News from and on Japan August 20 – September 2, 2017

Theresa May in karaoke? What rocket flew over Japan? The yen as safe haven, Toshiba’s continued troubles, Canon relocates its plants and … whaling

What has a North Korean rocket to do with the yen exchange rate? It was one of the surprises last weeks when the Intermediate Range Ballistic Missile (IRBM) Hwasong-12 travelled 2700 kilometres and reached a maximum altitude of 550 kilometres, before splashing into the sea about 1000 kilometres east of Hokkaido. The yen gained in strength. Moreover,  it is seen, even after this event as a safe haven, below an explanation.
Here comes the News from and on Japan from August 20 – September 2, 2017.
Latest news on North Korea’s nuclear test today at the end of this mail.
  • Politics:
    • The big news in the last weeks of August was obviously Kim Jong-un’s ballistic missile that flew over Hokkaido, Japan’s most northern big island. It was not for the first time that a North Korean rocket landed east off Japan (there have been 4 earlier rockets launched by Pyongyang, see https://en.wikipedia.org/wiki/North_Korean_August_2017_missile_launch_over_Japan), but this one was different: it was the first ballistic one and the previous rockets were fired by Pyongyang “to launch satellites”.  What types of rockets does North Korea have? The Center for Strategic and International Studies / CSIS showed the 11 types, class and range of its missiles, as far as we know. See also this footage by the Korean Central news Agency http://foxtrotalpha.jalopnik.com/that-ballistic-missile-north-korea-fired-over-japan-was-1798640118.
      Peace, or better: the absence of war is a delicate balance. The Financial Times reported that 2 days ago that North Korean fishing vessels were expelled from Japan’s territorial waters. Utmost care was taken not to make some of these wooden boats sink, but imagine what would happen if some North Korean fisherman were killed? Stumbling into war, we have seen that before.
    • Abe’s troubles with Trump could lead to his downfall”, headed the Financial Times. “A united front between Japan and the US over North Korea masks growing tensions”. North Korea, Trump’s retraction from the Trans Pacific Partnership agreement (revived by PM Abe without the USA), but also American sanctions against Chinese trade policies, it all make Japan’s Prime Minister walking on a tightrope. “The philosophical gap in the approach of both nations to trade is exemplified in sectoral discussions, which Japan wants to view through the lens of regional rules. More broadly, the US retreat from the region is a chance for Japan to create its own foreign policy independent of America. Sticking with the liberal international order is its long-term strategy. … But here lies a third major risk to Mr. Abe’s agenda. Sudden US disengagement weakens Japan’s position and leverage in Asia. Regional diplomacy will be considerably tougher for Mr. Abe.” 
    • Japan vs. China in Asia: that’s a challenging game for Japan when it comes to Overseas Development Aid. China has its “21st Century Maritime Silk Road” initiative, one of two pillars of President Xi Jinping’s Belt and Road Initiative. Japan promotes its “free and open Indo-Pacific strategy.” But in terms of funding China has the upper hand. “We can no longer reject cooperation with China, which has tremendous financial and technological power,” a senior official at Japan’s foreign ministry said. The Nikkei concludes that “Tokyo clearly needs to reinvent its ODA strategy to ensure that it can wield its limited financial resources to respond to China’s growing influence.”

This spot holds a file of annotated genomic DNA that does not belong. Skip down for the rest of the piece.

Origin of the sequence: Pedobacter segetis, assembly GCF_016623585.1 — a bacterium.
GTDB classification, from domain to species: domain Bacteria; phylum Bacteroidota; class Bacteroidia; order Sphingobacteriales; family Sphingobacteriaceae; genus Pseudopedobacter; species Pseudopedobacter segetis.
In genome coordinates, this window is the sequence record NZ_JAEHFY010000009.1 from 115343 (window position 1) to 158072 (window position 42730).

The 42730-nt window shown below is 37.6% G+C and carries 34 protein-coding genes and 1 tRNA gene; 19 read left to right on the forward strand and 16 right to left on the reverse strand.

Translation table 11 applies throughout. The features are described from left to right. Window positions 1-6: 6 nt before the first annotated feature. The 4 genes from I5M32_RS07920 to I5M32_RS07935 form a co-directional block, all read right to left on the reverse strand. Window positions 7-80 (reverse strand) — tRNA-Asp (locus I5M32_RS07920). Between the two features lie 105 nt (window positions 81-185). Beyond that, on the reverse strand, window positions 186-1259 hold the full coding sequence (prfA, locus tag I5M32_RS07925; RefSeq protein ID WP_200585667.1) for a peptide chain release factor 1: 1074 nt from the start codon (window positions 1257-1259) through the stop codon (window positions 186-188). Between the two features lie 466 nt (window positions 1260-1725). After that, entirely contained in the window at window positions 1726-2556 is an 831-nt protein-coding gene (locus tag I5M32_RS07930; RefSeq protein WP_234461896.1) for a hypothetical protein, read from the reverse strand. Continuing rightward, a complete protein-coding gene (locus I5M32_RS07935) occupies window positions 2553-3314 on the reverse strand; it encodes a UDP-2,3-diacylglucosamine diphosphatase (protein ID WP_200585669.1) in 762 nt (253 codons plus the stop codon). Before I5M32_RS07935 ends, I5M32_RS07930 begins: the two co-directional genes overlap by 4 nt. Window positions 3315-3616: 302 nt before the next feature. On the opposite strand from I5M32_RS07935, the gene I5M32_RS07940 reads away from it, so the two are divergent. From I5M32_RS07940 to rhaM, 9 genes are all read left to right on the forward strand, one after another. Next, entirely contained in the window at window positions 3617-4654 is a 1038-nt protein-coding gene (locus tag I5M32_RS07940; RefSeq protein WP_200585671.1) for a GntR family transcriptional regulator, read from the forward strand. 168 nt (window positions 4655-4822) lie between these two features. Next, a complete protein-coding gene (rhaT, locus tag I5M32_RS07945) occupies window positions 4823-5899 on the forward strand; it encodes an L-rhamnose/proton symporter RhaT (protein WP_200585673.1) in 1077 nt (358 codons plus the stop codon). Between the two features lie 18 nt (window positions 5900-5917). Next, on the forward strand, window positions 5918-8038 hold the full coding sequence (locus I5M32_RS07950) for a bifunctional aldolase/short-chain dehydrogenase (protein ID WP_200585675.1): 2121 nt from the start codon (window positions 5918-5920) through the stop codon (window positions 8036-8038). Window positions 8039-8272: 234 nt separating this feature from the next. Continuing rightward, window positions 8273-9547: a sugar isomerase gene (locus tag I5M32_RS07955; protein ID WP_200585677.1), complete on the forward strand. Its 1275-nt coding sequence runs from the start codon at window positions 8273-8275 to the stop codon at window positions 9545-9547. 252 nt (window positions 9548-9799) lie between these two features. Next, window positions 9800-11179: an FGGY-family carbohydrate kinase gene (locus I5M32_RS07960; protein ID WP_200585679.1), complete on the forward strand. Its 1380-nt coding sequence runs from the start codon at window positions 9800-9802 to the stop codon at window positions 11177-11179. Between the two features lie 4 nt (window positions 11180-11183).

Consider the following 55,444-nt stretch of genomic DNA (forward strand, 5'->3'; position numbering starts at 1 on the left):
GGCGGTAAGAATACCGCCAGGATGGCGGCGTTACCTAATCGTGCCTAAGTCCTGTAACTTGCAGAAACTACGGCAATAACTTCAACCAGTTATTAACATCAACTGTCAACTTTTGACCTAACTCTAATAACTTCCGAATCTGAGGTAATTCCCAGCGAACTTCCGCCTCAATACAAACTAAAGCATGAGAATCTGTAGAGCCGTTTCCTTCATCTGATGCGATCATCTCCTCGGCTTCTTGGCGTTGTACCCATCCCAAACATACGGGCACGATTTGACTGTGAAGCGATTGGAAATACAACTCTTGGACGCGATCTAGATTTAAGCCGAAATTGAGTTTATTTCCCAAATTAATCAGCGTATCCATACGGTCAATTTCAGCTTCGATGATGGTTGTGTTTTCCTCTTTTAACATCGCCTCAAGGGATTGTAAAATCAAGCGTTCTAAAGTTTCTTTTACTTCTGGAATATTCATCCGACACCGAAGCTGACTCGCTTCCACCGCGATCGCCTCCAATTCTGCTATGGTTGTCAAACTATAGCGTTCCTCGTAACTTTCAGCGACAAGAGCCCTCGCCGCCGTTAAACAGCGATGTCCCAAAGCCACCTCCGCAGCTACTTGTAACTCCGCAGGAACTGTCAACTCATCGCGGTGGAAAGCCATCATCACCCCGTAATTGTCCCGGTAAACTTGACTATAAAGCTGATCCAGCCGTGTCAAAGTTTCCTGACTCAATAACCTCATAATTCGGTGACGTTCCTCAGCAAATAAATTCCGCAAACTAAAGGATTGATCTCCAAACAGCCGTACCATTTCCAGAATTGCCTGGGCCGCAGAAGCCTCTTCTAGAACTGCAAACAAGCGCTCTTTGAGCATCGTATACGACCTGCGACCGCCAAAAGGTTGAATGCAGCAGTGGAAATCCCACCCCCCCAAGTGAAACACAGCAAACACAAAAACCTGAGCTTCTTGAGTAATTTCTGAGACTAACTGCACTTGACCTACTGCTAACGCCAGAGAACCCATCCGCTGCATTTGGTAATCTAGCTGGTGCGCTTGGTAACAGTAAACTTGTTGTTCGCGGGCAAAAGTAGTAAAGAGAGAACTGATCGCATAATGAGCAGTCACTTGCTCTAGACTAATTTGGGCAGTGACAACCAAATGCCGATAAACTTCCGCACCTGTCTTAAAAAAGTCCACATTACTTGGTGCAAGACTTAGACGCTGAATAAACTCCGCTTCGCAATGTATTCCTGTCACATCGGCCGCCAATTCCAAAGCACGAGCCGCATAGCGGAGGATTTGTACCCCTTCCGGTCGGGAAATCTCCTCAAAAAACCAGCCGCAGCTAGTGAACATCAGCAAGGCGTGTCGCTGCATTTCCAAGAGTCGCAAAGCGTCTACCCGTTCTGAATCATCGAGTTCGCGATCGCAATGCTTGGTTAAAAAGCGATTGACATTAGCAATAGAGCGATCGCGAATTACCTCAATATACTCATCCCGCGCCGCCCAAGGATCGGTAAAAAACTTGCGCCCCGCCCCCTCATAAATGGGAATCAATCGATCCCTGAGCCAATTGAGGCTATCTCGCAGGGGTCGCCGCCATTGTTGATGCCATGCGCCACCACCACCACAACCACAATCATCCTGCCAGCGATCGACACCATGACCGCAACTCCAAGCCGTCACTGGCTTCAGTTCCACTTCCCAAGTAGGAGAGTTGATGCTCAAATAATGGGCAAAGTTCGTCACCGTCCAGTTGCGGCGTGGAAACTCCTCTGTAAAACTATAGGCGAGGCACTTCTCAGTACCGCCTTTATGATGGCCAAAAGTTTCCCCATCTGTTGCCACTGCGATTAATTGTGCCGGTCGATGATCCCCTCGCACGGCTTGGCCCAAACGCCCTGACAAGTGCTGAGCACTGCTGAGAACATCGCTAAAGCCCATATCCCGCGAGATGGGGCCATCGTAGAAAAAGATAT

• Economy:
    • A North Korean rocket over Japan … and the yen as winner. Why is that?, asks Bloomberg. “The explanation for the yen’s attractiveness appears to be a combination of factors, chief among them the size of Japan’s foreign assets. They trump proximity to Pyongyang in the eyes of investors because, at times of tension, funds may be repatriated. That in turn would spur currency gains. Japan’s net foreign asset position is ‘very, very significant,’ according to Mitul Kotecha, head of Asia FX & Rates Strategy at Barclays Plc. The yen is therefore ‘always going to have this safe-haven bid when you do see bouts of risk aversion’”. Japanese purchases of foreign debt tripled to JPY 4.46 trillion yen (USD 40.4 billion) in July, the most in a year, according to figures from the finance ministry. The yen’s proven historical performance at times of global risk may also be a factor. Alongside Treasuries, the currency is the strongest “safe-haven” investment in periods of excessive volatility, according to a study in last November’s edition of Financial Markets and Portfolio Management, states Bloomberg.
    • Japan should prove happy hunting ground for buyback fans”, writes John Authers in Smart Money / FT. Why? “Japanese stocks have lagged behind the rest of the world since the beginning of last year, largely thanks to the strength of the yen. Foreign investors forever see a tight link between the currency and the stock market. Yet there has been strong profit growth, with pre-tax profits up 19 per cent year-on-year in the latest quarter, with a 6.6 per cent rise in sales for non-financials. Further, the arguments for de-equitisation in Japan are stronger than anywhere else. This has been true for more than two decades, thanks to Japan’s persistent low interest rates. Investors have long been disappointed by Japan but could corporate governance provide a catalyst? It is at least possible. Passive funds are not as influential in the Japanese market, and Japan is trying to improve corporate governance. It is early days, but there is some evidence that this is having an effect. Nicholas Smith of CLSA reported that 77 per cent of the companies whose CEO approval dropped below 85 per cent at last year’s annual general meetings subsequently went on to outperform. Companies are cash-rich. Unlike US executives, they do not have to deal with activist investors, or with the threat of leveraged buyouts. But the slightest increase in shareholder activism would raise the incentive for de-equitisation, by buying stock, paying dividends, or other means.”